Open access is the free unrestricted access to digital literature such as journal articles and books. It is open to all without charge and licencing terms allow liberal reuse provided that the original source is cited. 

Other research outputs (such as research data) can also be made available using an open access model.

There are two ways to make your research open access. 

Green Open Access

  • The self-archiving of an article in a subject repository or institutional repository (usually after an embargo period specified by the publisher).
  • The article is made open access without payment of an APC.
  • The version of the article deposited is usually the author’s accepted manuscript (post peer review before the publisher formatting has been applied), where permitted it may be the publisher’s PDF.
  • The SHERPA/ROMEO website contains information on many publishers’ copyright and licence to publish policies.

Gold Open Access

  • Published work is freely available via the publisher’s website immediately on publication.
  • Usually published under a Creative Commons licence.
  • An Article Processing Charge (APC) may apply.

Watch a YouTube video on

Open Access for Books

  • The OAPEN Foundation has launched a new open access (OA) books toolkit for researchers and academic book authors. The toolkit is a free-to-access, stakeholder-agnostic resource that aims to help authors better understand OA for books, increase trust in OA book publishing, provide reliable and easy-to-find answers to questions from authors, and to provide guidance on the process of publishing an OA book. Access the toolkit.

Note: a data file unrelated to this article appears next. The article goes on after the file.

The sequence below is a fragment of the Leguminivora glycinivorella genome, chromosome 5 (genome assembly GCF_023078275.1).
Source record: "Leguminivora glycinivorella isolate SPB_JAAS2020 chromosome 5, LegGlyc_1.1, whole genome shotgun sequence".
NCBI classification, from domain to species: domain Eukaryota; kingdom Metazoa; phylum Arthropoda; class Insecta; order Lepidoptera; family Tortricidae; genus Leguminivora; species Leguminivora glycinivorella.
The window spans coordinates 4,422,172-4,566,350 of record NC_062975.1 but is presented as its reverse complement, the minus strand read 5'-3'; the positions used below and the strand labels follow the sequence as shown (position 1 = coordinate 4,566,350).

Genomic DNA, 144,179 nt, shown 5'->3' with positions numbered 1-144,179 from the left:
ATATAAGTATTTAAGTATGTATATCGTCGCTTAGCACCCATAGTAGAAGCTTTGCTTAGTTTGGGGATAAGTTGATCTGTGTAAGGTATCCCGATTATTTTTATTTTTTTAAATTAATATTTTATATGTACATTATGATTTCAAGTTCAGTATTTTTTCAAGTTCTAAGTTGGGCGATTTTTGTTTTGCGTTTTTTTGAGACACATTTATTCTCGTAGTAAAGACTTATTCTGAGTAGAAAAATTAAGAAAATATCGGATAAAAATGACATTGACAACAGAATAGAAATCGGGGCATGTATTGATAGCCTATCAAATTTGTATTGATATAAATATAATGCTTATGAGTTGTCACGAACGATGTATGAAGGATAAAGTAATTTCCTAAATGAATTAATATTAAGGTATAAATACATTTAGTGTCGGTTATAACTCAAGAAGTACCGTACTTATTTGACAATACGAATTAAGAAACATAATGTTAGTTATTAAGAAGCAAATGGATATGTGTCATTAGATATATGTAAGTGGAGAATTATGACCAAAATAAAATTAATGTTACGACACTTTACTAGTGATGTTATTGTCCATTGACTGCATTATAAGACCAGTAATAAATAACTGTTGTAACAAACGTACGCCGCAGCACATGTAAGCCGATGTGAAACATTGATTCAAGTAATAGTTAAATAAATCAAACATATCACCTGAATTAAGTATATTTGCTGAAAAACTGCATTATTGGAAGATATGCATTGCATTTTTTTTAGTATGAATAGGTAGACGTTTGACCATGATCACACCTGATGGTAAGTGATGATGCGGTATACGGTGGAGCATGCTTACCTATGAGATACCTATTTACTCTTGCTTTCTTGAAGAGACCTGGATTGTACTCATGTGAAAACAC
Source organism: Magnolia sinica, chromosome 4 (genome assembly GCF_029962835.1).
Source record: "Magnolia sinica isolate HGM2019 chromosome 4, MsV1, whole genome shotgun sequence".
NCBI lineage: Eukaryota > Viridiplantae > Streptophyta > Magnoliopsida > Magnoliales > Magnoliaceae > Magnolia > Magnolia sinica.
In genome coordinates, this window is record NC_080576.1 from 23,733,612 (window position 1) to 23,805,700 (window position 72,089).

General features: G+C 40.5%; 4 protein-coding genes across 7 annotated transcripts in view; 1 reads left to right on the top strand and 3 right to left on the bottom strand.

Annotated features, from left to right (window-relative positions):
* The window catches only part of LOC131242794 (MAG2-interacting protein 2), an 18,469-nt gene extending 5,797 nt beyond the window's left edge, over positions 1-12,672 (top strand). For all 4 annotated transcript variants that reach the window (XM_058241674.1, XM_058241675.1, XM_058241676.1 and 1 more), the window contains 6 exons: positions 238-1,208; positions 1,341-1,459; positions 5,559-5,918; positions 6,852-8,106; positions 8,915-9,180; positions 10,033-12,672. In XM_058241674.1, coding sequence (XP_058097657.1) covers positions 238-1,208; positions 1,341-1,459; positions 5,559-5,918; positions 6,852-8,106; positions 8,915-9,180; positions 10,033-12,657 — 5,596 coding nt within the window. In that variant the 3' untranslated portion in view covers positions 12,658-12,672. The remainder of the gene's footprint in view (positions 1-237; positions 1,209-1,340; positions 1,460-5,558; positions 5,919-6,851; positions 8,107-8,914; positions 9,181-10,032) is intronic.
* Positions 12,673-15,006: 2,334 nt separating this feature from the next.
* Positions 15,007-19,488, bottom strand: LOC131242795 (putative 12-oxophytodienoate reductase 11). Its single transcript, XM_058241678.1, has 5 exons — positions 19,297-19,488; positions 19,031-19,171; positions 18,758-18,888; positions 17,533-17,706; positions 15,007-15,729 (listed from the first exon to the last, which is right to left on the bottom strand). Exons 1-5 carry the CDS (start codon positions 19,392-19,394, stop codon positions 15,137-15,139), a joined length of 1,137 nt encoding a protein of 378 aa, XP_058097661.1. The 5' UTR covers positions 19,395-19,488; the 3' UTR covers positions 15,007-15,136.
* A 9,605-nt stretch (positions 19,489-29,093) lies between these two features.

• Many publishers allow deposit of the author accepted manuscript of a book chapter or portion of a book in the institutional repository. Please contact us for help checking your publisher self archiving policy for books.

What are the benefits of Open Access? 

Researchers who publish using an open access model benefit in many ways: 

  • it leads to much faster and wider dissemination and sharing of research findings. 

  • open access maximises research impact – numerous studies are confirming that an OA article is much more likely to be accessed and cited than an article which sits behind paid-for, traditional subscription models. 

  • institutional repositories (such as AURA here at Aberdeen) enhance the visibility of research undertaken by individuals, departments, research groups etc. here at the University. This can be important in attracting research students, research funding etc. 

  • since no library can possibly collect or provide access to all of the peer-reviewed scholarly literature, publishing research outputs via an OA model vastly increases all researchers’ access to the scholarly literature of their disciplines. 

Watch a YouTube video on the 'Benefits of Open Access'.

Enhance your visibility

There are many things you can do to enhance the visibility of your research:

  • Deposit your publications in the university repository (PURE)
  • Create an ORCID and link it to PURE
  • Publish Open Access
  • Produce a short video pitch on your main research topic
  • Blog and tweet selectively on your research topics
  • Share an early version of your paper as pre-print (ArXiv, bioRxiv, preprints.org, Cognet, RepEc, SSRN, PeerJ Preprints etc.)
  • Share your data (FigShare, Dryad, UK Data Archive, Institutional Repository (PURE), etc.)
  • Use a stable and full author name and affiliation
  • Use your ORCID when publishing and applying for funding
  • Use research profiles to unambiguously link publications to you
  • Analyse who is using your research and through which channels
  • Avoid journals that are not well-indexed